The course was lovely- one lap through woodland along the redways/ underpasses. At times it was close to traffic (we could hear the busy roads) but at other times we could hear birds singing and it didn’t feel like we were in the middle of a town. The start was very busy as the paths were narrow, and they had put out cones to keep the runners to the left, away from other park users. If I was aiming for a pb I would start further forwards as I was stuck behind quite a few people- as I wasn’t bothered about time it was fine for me, and when it’s a new (to me) event it’s hard to know where to place yourself. They get a similar number of runners to Ellenbrook it seems (120+ ish) so I would need to picture whereabouts I start for that parkrun. There were lots of houses nearby, hidden in the woods, and at around the half way point we ran around some playing fields- here we could see runners across the road, but that was the only point on the course that you could see anyone else. Dad was going to run with Brian, but Brian was using a heart rate monitor and wanted to go at his own pace without feeling pressure, so Dad soon sped past me and Tony, who spent the run mainly chatting.
The course was undulating in the correct meaning, (not the way race directors call hilly courses “undulating”)- the first mile must have been gently uphill but it felt flat. There were some short down and then ups as you ran under roads, and there was a lovely long downhill bit just after 2 miles. We even joked that we were worried about having to run back up again, but it seemed fairly flat at the end. We saw a little “250m to go” sign and Tony sped up, but I was happy going along at normal speed (I was conscious of having eaten a few hours earlier…)- I managed 30.24 (with the congestion at the start making for a nice negative split), Tony was just ahead with 30.15 and my dad was super speedy finishing in 25.03! We were all there to cheer Brian over the finish line, and he got himself a new pb- he may be a parkrun convert!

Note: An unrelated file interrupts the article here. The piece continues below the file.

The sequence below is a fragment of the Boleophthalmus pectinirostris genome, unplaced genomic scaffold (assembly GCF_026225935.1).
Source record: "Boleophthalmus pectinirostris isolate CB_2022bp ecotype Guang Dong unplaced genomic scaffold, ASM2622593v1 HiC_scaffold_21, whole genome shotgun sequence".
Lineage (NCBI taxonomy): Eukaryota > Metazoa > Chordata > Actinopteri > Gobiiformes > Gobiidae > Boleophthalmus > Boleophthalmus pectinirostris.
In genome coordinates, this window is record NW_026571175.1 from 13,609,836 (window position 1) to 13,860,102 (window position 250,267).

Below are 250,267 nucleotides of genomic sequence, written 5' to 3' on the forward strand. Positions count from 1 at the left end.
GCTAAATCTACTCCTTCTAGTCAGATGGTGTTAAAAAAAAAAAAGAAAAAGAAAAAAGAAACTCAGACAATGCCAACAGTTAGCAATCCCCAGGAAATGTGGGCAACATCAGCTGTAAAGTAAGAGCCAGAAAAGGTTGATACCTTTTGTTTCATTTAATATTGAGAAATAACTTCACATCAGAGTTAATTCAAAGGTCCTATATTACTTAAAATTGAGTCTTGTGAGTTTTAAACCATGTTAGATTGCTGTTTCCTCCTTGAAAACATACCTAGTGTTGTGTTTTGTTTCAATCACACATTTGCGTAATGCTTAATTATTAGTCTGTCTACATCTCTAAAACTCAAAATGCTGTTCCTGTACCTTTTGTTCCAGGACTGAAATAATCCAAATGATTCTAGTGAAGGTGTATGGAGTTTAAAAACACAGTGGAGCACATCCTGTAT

We did some stretching and looked out for Mum and Maureen- we thought they had headed to the cafe so we walked there, but they weren’t inside. We then thought they had headed to the car, but as we were going we heard them coming up the path (where the runners finish)- they had gone for a wander in the woods and missed us all finish! We had joked about Mum meeting someone with a dog (she always seems to) and when we met her she had mud on her trousers from where a dog had jumped up on her.
We then had a quick photo to commemorate (this also is very funny as the battery on my mum’s camera was going, so she used my phone and was not 100% sure how to take one- the first picture was just me and Brian).
We then headed back to the car, and visited Brian and Maureen’s house for a well-earned breakfast of croissants and tea. (And although we didn’t see a horse on the parkrun course, we saw one as we were pulling into their road). It was such a great start to the weekend- a really enjoyable course (I really do like the one lap courses and there don’t seem to be that many) and a lovely time spent with family.
So that was my 16th UK parkrun, and my 99th time of running one (although in fact, the first time I was tail runner I didn’t take a finish token!). Next weekend I am marshaling – I was originally going to run, but then Dad and Tony are away (they are going to watch a match in London so have booked a hotel so they can parkrun in London first), plus I am running a half marathon on the Sunday, so I swapped over and will run my 100th all being well on the 25th March.
What did you get up to this weekend? Do you have family living close by to you?